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Old 11-29-2018, 06:47 AM
 
4 posts, read 2,934 times
Reputation: 15

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Hello All,


I had a total knee replacement just over a year ago and did not get a full recovery. I did not regain full extension and have been told I need revision surgery. The physician stated that once in he could determine if it was me or something that they did. So far I have only one second opinion in which the doctor confirmed the revision need. He also said that it was probably due to not enough bone removed among other things.



I am 54, and still athletic and active in the gym. I had painful therapy sessions which each time it would take 2 to 3 people to push my leg down to 0 position. After 5 months of therapy I continued on my own at the gym and at home. My bend in my knee has not changed much that I can remember since shortly after the procedure.



Here is my question, can I look at legal grounds at the negligence of the physician? Revision for me is very risky, I am a type 2 diabetic, I would have to lose at least 20 pounds, I would have to take at least over a month off of work again. I'm also looking for a physician that would be able to exam and determine if the procedure was done correctly.



Positive feedback would be appreciated. And thanks in advance.

 
Old 11-29-2018, 07:36 AM
 
1,219 posts, read 760,762 times
Reputation: 1408
I'm sorry for your pain, that does not sound fun!

Your best advice will come from a lawyer experienced in the medical malpractice field. Most likely you were asked to sign the disclosures regarding the side effects of a knee replacement and risks in general of having surgery. That means you were given informed consent of the risks. A malpractice case is going to rely on proving your surgeon did something that fails to live up to the field / profession given the circumstances in your specific surgery. The law is pretty cautious in protecting doctors, otherwise they would be hesitant to do a surgery. Leaving a surgical tool in the patient, operating on the wrong body part, hitting an organ, etc... are examples of more clear cut negligence cases. Doing what is expected in the surgery and not having it go as well as one hoped, becomes more challenging to prove negligence (especially if they only way to verify this is by doing a second surgery).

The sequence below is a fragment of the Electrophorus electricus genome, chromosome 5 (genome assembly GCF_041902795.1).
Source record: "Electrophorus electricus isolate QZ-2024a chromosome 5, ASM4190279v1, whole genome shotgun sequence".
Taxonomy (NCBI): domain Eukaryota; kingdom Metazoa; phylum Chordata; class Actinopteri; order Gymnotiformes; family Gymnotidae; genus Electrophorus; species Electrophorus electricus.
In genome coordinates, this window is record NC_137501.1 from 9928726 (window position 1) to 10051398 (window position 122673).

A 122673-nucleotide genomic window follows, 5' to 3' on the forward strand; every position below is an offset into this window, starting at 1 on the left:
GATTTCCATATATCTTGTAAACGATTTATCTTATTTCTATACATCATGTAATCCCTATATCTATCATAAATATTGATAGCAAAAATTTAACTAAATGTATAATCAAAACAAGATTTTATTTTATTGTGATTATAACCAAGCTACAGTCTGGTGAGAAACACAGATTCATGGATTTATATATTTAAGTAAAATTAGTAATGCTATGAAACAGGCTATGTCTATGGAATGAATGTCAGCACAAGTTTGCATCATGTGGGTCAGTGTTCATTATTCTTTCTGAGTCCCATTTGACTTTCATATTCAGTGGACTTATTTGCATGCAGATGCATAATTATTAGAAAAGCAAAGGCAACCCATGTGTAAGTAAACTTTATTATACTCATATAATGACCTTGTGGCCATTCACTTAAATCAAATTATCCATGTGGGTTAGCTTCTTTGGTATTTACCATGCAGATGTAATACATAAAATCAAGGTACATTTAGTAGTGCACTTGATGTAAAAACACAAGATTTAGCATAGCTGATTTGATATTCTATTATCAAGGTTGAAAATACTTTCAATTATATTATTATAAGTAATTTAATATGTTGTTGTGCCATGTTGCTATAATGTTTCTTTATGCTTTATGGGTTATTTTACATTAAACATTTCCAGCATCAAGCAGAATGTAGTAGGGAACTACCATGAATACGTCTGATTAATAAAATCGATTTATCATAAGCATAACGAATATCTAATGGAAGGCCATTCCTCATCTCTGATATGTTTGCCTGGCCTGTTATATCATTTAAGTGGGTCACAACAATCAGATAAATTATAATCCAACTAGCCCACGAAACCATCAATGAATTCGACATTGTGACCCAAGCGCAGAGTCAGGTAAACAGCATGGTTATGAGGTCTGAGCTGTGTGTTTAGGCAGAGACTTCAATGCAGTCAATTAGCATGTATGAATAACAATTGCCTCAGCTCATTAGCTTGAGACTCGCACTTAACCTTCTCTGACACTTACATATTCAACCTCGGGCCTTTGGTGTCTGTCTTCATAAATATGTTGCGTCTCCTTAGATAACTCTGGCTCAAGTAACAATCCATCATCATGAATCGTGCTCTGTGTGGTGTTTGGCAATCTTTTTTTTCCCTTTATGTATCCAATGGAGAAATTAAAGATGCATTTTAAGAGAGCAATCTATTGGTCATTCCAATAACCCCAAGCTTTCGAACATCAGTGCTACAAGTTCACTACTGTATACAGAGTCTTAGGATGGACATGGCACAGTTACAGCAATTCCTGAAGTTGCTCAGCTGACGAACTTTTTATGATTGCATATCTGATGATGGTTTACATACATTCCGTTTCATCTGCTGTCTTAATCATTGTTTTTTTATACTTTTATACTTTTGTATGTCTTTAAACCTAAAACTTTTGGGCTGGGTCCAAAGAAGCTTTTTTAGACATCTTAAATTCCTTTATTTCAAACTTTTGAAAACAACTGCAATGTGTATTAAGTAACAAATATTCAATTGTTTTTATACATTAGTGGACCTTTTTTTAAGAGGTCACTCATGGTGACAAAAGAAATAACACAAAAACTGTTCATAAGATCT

The other hard thing is other orthopedic surgeons will likely be hesitant to blatantly call it negligence in fear of getting dragged into a lawsuit. I'm guessing your second opinion avoided saying anything more than a revision was needed? Other doctors might become hesitant to take you on as a patient if the hear the malpractice word, if they don't want a medical malpractice claim against themselves if the revision surgery doesn't go well.

Last edited by CLT4; 11-29-2018 at 07:53 AM..
 
Old 11-29-2018, 02:11 PM
 
4 posts, read 2,934 times
Reputation: 15